A writ was filed by M/s LML, Kanpur who is a consumer of KESCO claiming that 15% additional surcharge for independent feeder should not be levied on them as provided in circular no. 1423-HC/UPPCL dated 8.9.2000 referred to above. The Hon. High Court, Allahabad have held that the provision of para-2(Ka) of above referred circular dated 8.9.2000 giving option to the consumers on independent feeders is a clear alteration of the approved tariff. They have further held that the circular of UPPCL insofar as it is inconsistent with the tariff approved by the Commission is void and wholly inoperative in law. The petitioner, therefore, cannot get any advantage by exercising an option in terms of circular by way of informing through the registered post that he did not want an assured supply of 500 hours in a month.

It may kindly be recalled that the clarification issued vide above referred letter no. 1423 dated 8.9.2000 was subsequent to the detailed discussions held in the Commission as well the then Pramukh Sachiv Oorja.

It is, therefore, requested that the above facts may kindly be brought to the notice of the Honble Commission and further directions may kindly be issued so that the same may be implemented as ordered by the Hon. High Court, Allahabad.

18. The Chief General Manager, UPPCL by reason of a letter dated 23.06.2001 drawing the attention of the Commission to the said letter dated 11.06.2001 had requested it to issue necessary guidelines in the light of the order dated 25.04.2001 passed by the Allahabad High Court in W.P. No.40692 of 2000.

19. Yet again, on or about 24.08.2001, the Executive Director, UPPCL, referring to its earlier letter dated 11.06.2001 as also a reminder letter dated 23.06.2001 requested the Secretary of the Commission to issue necessary guidelines in regard to the levy of 15% surcharge , inter alia, stating :

...It may also be brought to the kind notice of the Commission that at present field unit of UPPCL are not charging 15% surcharge from such consumers on independent feeders who have given option for not availing 500 Hrs. of guaranteed supply during a month.

20. Other Division Benches of the Allahabad High Court, however, chose to follow its earlier decision in L.M.L. Limited (supra).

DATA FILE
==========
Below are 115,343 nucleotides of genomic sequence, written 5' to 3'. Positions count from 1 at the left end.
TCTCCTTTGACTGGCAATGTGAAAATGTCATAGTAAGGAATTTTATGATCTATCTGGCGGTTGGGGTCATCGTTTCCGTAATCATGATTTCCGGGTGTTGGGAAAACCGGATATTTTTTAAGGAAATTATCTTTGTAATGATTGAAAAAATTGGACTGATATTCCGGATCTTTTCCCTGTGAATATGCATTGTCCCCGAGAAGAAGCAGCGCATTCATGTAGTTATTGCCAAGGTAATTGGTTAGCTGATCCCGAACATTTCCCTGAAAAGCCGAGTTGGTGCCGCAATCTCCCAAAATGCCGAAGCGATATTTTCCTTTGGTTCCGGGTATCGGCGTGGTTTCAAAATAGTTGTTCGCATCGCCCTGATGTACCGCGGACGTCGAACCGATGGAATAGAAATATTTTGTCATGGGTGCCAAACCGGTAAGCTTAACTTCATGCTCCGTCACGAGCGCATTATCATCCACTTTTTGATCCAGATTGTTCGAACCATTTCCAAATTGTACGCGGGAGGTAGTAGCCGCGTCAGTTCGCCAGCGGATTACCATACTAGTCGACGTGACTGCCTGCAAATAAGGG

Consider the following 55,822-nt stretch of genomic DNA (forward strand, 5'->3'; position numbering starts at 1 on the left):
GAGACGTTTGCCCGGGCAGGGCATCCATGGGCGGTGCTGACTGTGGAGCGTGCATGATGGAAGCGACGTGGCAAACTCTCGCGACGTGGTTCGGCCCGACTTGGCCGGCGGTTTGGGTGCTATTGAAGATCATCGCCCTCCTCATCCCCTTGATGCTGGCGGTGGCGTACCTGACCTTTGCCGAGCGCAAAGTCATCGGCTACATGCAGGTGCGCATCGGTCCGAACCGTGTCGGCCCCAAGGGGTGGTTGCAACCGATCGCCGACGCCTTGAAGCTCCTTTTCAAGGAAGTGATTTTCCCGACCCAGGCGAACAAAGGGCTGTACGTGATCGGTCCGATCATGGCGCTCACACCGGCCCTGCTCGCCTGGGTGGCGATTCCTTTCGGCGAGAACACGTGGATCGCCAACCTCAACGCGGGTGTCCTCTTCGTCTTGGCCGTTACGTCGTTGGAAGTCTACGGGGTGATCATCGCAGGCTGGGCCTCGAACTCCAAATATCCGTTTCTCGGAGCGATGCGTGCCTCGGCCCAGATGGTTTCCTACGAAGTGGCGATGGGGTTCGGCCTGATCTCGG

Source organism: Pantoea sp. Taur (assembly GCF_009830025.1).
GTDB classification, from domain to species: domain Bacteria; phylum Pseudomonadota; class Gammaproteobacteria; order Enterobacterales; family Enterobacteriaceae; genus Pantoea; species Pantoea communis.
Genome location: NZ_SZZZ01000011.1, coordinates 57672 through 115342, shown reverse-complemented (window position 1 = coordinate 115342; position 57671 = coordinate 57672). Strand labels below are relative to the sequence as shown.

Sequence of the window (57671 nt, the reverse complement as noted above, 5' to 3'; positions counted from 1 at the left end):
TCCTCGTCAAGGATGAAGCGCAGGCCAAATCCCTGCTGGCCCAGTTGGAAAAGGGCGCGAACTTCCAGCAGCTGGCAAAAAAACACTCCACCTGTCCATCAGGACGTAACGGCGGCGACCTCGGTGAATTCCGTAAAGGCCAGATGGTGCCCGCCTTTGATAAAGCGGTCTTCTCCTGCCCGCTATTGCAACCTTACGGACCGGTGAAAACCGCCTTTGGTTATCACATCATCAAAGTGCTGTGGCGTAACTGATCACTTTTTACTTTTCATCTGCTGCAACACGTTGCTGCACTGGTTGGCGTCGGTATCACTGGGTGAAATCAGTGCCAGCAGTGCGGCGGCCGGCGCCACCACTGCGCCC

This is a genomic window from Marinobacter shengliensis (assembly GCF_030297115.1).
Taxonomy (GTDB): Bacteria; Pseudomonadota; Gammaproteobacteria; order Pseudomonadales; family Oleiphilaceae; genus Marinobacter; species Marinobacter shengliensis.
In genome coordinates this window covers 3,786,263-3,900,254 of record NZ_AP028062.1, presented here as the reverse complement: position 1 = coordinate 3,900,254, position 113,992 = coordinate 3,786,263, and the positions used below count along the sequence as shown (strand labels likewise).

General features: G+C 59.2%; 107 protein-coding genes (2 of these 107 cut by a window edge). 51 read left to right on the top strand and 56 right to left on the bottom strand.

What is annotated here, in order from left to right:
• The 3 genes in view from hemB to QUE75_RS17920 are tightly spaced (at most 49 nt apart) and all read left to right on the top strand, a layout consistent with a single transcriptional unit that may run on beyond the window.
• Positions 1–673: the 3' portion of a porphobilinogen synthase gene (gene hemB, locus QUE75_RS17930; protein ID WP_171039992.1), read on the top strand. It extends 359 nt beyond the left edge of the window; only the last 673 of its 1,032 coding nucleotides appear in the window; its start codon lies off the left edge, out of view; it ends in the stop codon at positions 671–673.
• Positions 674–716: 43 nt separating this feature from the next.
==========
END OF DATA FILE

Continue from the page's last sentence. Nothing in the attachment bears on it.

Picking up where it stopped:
21. We may notice that some of the appellants herein had filed reference applications before the Commission, which were found to be not maintainable. A Review Application was also filed whereafter, the First Appeals were filed before the High Court. It may, however, be placed on record that in regard to the meaning of independent feeders some matters are still pending before the Commission.

22. We may also note that on similar questions, the Uttaranchal High Court has allowed the writ applications filed before it.

23. The learned counsel appearing on behalf of the appellants, inter alia, would submit that the High Court committed a manifest error in passing the impugned judgment insofar as it failed to take into consideration that in terms of sub-section (6) of Section 24 of the 1999 Act, it was for the licensee to modify the tariff and in view of the fact that before doing so, they had held extensive consultation with the Commission; the impugned judgments are wholly unsustainable.

It was also submitted that in any event, the doctrine of promissory extoppel could squarely be applicable in the instant case as the appellants herein had altered their position relying on or on the basis of the representation so made.

24. Mr. Rakesh Dwivedi, learned Senior Counsel appearing on behalf of the respondents, on the other hand, submitted :

(i) No promise having been made by KESCO, the principle of promissory estoppel will have no application.